Laurel and Associates, Ltd.

Tip #134: Let Learners Convince Themselves

Tip #134: Let Learners Convince Themselves

On August 7, 2006, Posted by , In learning activities, By ,, , With Comments Off on Tip #134: Let Learners Convince Themselves

That wonderful accelerated learning guru, Dave Meier, says that we should never do what the learners can do for themselves. I learned this truth a long time ago.

While I was conducting a team building session for an agency, the President came over to congratulate me on the session. He then proceeded to say that he wanted my help in converting his organization into a participative management system. He explained that he had run the organization for eighteen years and was now ready to retire and move to France. He wanted his employees to learn how to run the business- and he thought that I was just the person to help facilitate that transformation. The one challenge that he anticipated was convincing the psychologists and psychiatrists on his staff (this was a social service agency). Since they were paid only for client contact time, it made sense that a participative management approach requiring lots of administrative meetings might not be that attractive for them!

He scheduled a mandatory training session for all 150 of the psychologists and psychiatrists, where he expected me to do my magic. In the meantime, I fretted over how I was possibly going to “out-psych” the psychs!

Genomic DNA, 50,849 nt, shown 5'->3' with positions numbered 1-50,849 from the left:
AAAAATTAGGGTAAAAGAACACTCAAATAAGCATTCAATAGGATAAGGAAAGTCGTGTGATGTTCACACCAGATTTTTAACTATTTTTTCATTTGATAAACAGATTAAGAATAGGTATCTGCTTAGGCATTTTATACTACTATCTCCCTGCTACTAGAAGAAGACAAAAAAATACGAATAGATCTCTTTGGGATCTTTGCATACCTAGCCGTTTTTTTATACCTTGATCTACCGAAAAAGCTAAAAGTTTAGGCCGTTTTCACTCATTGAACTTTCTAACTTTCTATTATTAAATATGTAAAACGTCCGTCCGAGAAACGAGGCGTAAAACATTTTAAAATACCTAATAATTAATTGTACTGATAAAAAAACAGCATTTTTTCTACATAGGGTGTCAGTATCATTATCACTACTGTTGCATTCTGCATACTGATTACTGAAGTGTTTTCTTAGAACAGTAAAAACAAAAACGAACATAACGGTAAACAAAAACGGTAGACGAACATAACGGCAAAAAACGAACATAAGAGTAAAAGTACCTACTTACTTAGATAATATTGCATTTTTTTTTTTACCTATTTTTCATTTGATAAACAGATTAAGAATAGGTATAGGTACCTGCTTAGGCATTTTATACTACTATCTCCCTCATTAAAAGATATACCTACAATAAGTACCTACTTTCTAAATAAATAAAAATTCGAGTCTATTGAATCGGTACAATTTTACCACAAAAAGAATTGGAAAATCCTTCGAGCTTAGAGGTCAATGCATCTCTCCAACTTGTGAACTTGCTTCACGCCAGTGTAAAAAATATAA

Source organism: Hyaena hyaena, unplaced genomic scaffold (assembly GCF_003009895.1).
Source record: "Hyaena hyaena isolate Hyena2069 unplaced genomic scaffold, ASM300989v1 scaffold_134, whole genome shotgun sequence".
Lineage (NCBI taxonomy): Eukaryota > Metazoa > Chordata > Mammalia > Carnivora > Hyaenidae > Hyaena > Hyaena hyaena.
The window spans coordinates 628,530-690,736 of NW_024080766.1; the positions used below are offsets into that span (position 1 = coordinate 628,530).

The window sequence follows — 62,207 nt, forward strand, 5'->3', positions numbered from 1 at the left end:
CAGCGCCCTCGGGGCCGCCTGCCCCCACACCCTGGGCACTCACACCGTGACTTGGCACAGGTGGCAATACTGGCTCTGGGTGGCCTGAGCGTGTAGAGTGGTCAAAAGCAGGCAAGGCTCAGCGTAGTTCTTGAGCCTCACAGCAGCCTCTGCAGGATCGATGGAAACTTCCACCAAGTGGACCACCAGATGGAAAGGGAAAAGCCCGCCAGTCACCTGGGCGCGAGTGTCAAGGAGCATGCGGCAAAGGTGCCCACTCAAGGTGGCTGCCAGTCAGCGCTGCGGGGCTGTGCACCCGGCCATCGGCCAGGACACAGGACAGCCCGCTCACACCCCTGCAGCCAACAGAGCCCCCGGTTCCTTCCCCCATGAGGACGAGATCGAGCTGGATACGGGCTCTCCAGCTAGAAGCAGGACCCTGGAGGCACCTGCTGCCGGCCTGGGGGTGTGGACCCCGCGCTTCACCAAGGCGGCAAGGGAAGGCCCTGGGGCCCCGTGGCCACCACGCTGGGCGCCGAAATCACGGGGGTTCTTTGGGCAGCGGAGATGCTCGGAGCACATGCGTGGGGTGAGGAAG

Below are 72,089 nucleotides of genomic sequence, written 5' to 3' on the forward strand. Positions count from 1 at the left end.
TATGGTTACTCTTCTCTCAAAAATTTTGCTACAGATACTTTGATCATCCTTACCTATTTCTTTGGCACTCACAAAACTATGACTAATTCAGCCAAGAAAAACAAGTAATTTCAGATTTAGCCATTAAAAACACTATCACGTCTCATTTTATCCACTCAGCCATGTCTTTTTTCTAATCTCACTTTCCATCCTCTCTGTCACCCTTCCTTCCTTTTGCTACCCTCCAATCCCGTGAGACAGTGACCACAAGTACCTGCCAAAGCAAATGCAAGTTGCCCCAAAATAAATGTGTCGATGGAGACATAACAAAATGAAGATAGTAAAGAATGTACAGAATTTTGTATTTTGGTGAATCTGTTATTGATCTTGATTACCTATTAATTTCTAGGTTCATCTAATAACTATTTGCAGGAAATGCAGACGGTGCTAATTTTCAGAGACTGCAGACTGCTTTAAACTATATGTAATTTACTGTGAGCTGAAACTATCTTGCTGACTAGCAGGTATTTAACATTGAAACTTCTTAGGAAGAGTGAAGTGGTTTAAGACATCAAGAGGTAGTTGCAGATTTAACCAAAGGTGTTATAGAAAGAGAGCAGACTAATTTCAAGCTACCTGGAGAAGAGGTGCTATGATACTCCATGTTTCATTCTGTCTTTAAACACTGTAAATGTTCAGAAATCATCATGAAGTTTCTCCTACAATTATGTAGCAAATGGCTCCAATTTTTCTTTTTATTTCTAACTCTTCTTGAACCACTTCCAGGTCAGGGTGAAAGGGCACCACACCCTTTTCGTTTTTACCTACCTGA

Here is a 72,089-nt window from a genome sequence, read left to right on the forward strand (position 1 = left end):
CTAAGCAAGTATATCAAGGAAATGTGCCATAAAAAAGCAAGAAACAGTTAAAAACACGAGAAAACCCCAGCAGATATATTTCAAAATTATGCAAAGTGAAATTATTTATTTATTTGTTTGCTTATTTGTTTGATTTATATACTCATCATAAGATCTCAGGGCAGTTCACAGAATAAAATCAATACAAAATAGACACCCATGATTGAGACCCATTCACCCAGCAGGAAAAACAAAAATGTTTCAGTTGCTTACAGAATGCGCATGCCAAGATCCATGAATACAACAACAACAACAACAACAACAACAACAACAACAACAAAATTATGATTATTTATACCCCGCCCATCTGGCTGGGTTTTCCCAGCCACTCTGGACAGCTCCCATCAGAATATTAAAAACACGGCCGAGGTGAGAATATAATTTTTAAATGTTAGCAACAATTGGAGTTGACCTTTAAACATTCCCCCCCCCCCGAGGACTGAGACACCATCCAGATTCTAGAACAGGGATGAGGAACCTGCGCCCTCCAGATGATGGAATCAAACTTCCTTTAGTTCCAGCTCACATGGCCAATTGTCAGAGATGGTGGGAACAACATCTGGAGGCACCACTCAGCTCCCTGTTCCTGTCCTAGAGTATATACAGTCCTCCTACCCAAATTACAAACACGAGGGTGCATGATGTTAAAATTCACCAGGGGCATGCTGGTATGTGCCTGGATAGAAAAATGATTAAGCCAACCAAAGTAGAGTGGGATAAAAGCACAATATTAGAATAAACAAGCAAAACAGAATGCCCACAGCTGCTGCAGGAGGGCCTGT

I finally decided to place a flip chart next to the entrance with the focus question: “How will converting to a participatory form of management benefit you?” Everyone saw the question as they entered the training room.

I began the session by referring to the question and asking for their responses. Do you know, that was by far the easiest training day I’ve ever facilitated?

They proceeded to brainstorm thirty different ways the new management style would benefit them, including –creating a new system for compensation.” I spent the entire day in the back of the room drinking hot chocolate while they formed themselves into different task forces and proceeded to plan how to transform the agency! Afterwards, the President was thrilled with the results and thought I walked on water!

I learned a very important lesson from that group. It is much easier and much more effective to let the learners convince themselves!

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